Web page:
Obama Tells Congress He ‘May Take Further Action’ in Turbulent South Sudan

By Patrick Goodenough | December 22, 2013 | 11:12pm EST

A CV-22 Osprey aircraft, like those damaged on Saturday, Dec. 21, 2013 while trying to evacuate American citizens in Bor, the capital of South Sudan's Jonglei state. (AP Photo/US Air Force, Master Sgt. Jeremy T. Lock, File)

(CNSNews.com) – President Obama informed Congress Sunday that if necessary he “may take further action” to protect U.S. citizens, personnel and property, including the embassy, in South Sudan, where troops deployed to evacuate Americans came under fire on Saturday.

“This action has been directed consistent with my responsibility to protect U.S. citizens both at home and abroad, and in furtherance of U.S. national security and foreign policy interests,” he said in a formal letter to congressional leaders. Obama is currently on vacation in Hawaii.

The world’s youngest independent country has been in turmoil since what its government called a coup attempt on December 14 by forces loyal to a former vice-president, Riek Machar, who was dismissed along with the entire cabinet in July.

On Thursday the Machar faction claimed to have seized control of Bor, the capital of Jonglei state. Two U.N. peacekeepers and 11 local civilians were killed in an attack on a U.N. base in the state, and when the U.N. sent helicopters to evacuate peacekeepers one was forced to make an emergency landing after coming under small-arms fire.

On Saturday, three U.S. military CV-22 tilt-rotor Ospreys were damaged after coming under small-arms fire as they approached Bor. According to U.S. Africa Command, four personnel were injured, flown to Nairobi for medical treatment, and were reported to be in a stable condition.

In his letter, Obama said about 46 U.S. troops had been deployed to help evacuate Americans from Bor.

“After they came under fire, he said, “the operation was curtailed due to security considerations, and the aircraft and all military personnel onboard departed South Sudan without completing the evacuation.”

“As I monitor the situation in South Sudan, I may take further action to support the security of U.S. citizens, personnel, and property, including our embassy, in South Sudan,” the president wrote.

The military attributed the shooting at the Ospreys to unknown forces, although South Sudan’s government pointed out that area was in the hands of the rebel troops.

A U.S. soldier assists a passenger in checking off his name on the flight’s manifest before take-off during emergency evacuation flights from Juba, South Sudan. (Photo: U.S. Embassy, Juba)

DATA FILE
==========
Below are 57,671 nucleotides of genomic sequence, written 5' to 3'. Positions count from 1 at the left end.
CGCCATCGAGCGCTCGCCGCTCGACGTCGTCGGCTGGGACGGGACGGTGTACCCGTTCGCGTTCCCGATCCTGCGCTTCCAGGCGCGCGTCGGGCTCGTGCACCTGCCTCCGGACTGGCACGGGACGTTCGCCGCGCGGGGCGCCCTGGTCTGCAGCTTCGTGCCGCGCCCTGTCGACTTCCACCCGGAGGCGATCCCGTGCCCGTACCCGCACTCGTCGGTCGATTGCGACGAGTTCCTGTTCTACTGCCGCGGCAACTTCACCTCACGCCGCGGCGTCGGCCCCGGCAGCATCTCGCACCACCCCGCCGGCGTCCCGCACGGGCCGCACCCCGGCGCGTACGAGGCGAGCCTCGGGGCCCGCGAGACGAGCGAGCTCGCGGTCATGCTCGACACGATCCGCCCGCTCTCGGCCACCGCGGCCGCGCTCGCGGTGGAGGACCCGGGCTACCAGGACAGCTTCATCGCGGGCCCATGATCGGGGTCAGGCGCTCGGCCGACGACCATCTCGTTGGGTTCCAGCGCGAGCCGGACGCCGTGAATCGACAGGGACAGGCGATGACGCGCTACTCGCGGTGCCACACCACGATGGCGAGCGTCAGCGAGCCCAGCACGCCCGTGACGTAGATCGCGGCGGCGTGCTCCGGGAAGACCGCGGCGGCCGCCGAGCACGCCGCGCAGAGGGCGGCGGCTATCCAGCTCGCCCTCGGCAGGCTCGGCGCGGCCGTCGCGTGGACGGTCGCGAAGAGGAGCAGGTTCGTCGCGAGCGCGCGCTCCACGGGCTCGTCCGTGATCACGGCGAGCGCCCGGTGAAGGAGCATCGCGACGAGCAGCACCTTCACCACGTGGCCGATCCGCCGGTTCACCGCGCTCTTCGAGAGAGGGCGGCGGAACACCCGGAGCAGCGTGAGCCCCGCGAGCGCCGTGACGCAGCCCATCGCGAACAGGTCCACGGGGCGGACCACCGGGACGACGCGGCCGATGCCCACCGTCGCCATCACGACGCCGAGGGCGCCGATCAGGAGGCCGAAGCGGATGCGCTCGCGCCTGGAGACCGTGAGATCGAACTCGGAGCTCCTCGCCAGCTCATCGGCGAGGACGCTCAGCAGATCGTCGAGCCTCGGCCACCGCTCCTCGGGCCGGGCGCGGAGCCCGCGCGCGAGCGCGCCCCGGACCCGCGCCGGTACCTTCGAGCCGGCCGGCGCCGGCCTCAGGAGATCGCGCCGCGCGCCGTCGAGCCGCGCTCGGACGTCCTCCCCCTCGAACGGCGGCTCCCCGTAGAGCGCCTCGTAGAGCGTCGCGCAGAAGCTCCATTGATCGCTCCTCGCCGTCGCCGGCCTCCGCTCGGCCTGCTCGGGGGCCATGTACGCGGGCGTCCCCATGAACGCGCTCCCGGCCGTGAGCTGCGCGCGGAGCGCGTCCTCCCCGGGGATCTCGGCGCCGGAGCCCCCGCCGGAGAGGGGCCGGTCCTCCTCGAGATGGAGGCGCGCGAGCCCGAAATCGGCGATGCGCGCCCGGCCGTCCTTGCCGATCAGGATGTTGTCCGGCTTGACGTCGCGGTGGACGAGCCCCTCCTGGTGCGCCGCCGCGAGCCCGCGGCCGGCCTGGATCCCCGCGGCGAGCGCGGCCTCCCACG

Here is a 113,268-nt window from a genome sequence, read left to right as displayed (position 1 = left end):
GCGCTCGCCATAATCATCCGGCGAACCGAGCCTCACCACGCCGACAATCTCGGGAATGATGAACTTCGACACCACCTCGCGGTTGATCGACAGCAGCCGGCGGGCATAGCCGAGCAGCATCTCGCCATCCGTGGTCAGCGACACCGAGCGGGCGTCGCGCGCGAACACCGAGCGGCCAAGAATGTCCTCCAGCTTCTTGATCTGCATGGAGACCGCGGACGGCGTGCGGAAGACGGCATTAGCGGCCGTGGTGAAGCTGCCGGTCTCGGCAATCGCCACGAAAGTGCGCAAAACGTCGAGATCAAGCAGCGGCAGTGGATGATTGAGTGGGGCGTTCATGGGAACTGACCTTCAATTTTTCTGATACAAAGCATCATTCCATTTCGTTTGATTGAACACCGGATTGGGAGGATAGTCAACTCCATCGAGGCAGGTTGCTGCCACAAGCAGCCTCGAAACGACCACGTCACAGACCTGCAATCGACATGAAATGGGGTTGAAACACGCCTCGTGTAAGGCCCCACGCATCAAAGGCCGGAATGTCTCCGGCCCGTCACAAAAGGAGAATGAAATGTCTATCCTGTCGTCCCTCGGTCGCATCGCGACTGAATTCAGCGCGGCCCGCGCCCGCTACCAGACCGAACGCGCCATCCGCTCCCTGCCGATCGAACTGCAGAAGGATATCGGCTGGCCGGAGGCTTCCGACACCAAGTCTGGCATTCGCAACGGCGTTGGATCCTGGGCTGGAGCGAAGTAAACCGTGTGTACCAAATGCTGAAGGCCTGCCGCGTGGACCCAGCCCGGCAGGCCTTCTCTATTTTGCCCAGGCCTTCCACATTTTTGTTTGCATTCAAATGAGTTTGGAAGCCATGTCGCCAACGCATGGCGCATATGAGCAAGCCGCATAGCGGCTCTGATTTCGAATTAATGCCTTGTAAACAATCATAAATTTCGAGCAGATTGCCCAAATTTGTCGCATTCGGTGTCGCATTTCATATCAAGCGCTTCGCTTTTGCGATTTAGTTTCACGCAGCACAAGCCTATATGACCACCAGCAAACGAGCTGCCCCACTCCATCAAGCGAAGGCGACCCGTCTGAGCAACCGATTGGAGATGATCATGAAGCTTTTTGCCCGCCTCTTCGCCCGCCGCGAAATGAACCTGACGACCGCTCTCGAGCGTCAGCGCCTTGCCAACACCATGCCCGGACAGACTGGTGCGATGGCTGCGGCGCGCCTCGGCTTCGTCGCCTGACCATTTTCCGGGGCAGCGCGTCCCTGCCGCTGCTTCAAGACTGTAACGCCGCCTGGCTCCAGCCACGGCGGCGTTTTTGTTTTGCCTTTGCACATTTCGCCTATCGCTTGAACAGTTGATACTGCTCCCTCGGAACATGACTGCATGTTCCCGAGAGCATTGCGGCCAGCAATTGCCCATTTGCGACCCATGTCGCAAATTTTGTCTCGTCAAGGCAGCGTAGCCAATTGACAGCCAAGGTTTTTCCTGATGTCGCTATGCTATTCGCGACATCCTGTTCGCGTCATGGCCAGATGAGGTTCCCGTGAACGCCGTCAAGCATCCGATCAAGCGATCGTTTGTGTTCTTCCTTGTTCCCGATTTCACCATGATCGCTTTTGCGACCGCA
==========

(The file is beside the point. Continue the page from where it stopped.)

Later, the State Department reported that U.N. and U.S. civilian helicopters had managed to fly American citizens and citizens of other countries from Bor to the national capital, Juba, on Sunday morning.

Four chartered flights and five military aircraft have now evacuated a total of some 380 American officials and citizens and about 300 citizens of other countries, from South Sudan, State Department spokeswoman Jen Psaki said.

Last week the U.S. deployed about 45 troops to protect the embassy in Juba, where Defense Secretary Chuck Hagel said during a Pentagon briefing on Thursday they were “working very closely” with embassy security.

Chairman of the Joint Chiefs of Staff Army Gen. Martin Dempsey told the same briefing that since the Sept. 2012 terror attack on the U.S. Consulate in Benghazi, “we’ve put response forces at various levels of readiness that we dial up and dial back as the situation requires.”

The troops deployed in South Sudan are from the Djibouti-based East Africa Response Force, created after the Benghazi attack. It falls under the Combined Joint Task Force – Horn of Africa, and comprises troops rotating from the Fort Riley, Kan.-based 1st Infantry Division.

In a deepening of the crisis, which has already claimed hundreds of lives, South Sudan’s government said Sunday renegade troops had seized control of Bentiu, the capital of oil-rich Unity state.

Oil is the main revenue-earner of the country, which became independent in July 2011 after a referendum favored secession from Sudan.

Earlier, a 2005 peace agreement reached with significant American involvement ended a two decade-long civil war between the Muslim north and the mostly Christian and animist south. An estimated two million people died during the conflict.

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